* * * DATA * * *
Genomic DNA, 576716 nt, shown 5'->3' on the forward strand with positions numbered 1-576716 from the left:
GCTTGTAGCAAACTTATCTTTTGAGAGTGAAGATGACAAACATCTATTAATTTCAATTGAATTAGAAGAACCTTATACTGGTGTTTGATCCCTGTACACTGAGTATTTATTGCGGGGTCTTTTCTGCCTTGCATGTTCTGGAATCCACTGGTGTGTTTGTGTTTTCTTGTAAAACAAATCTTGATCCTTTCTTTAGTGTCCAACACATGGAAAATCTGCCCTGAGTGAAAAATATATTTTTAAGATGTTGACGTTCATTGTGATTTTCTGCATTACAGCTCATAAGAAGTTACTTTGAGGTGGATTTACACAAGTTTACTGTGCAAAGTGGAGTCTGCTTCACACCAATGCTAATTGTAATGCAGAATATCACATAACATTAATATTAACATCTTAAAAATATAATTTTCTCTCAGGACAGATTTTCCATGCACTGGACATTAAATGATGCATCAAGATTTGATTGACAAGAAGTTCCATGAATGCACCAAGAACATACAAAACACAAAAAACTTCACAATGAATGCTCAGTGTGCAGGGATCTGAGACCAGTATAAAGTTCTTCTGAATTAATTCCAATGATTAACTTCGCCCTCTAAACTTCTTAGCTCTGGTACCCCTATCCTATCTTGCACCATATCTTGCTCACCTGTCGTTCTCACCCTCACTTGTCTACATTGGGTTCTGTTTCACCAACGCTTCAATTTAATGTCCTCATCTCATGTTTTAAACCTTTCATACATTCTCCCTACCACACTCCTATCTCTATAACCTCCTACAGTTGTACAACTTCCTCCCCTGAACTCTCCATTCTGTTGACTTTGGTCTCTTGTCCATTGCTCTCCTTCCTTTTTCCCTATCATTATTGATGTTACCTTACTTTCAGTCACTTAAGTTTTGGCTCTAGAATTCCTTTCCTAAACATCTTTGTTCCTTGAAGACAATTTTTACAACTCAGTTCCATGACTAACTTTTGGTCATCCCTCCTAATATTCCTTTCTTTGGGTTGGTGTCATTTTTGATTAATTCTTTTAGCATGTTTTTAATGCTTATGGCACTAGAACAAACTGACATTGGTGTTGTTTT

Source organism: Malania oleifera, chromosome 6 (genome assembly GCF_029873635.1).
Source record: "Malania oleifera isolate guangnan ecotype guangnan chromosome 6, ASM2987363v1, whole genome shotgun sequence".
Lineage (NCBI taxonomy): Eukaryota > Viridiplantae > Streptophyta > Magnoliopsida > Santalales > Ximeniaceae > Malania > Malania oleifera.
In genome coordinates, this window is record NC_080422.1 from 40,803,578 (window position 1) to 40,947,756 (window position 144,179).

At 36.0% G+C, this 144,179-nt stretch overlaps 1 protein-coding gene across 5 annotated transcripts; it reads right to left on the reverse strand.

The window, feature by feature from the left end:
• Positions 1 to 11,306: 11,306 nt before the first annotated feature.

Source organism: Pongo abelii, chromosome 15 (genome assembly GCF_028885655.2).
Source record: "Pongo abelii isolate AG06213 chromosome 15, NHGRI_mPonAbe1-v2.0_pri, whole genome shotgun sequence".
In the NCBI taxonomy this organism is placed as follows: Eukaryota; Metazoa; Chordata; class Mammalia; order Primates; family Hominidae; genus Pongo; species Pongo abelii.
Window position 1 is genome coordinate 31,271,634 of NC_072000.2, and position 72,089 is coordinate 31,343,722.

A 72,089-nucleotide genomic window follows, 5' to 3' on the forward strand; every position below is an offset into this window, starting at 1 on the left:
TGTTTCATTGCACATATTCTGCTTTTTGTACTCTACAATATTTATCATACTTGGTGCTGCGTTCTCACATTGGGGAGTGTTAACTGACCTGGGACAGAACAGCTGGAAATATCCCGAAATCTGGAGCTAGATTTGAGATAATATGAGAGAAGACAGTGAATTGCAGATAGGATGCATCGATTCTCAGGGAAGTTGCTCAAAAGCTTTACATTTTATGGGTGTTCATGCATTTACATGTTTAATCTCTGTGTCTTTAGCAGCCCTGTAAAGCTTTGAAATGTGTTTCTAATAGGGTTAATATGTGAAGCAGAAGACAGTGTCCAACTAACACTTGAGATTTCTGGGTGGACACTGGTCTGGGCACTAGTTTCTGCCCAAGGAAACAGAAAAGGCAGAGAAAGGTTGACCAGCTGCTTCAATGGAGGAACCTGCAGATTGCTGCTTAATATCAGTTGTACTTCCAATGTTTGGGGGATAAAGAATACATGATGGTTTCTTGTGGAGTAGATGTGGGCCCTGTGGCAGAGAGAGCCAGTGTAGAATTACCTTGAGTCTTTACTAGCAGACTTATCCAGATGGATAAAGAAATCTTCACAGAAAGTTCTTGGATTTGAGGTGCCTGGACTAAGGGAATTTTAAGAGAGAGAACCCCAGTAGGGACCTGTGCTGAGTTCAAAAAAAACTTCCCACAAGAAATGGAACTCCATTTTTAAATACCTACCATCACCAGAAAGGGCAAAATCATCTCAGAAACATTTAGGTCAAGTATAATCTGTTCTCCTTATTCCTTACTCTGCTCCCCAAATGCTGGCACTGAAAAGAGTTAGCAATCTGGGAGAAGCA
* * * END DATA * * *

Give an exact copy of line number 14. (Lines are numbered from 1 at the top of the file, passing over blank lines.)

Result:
A 72,089-nucleotide genomic window follows, 5' to 3' on the forward strand; every position below is an offset into this window, starting at 1 on the left: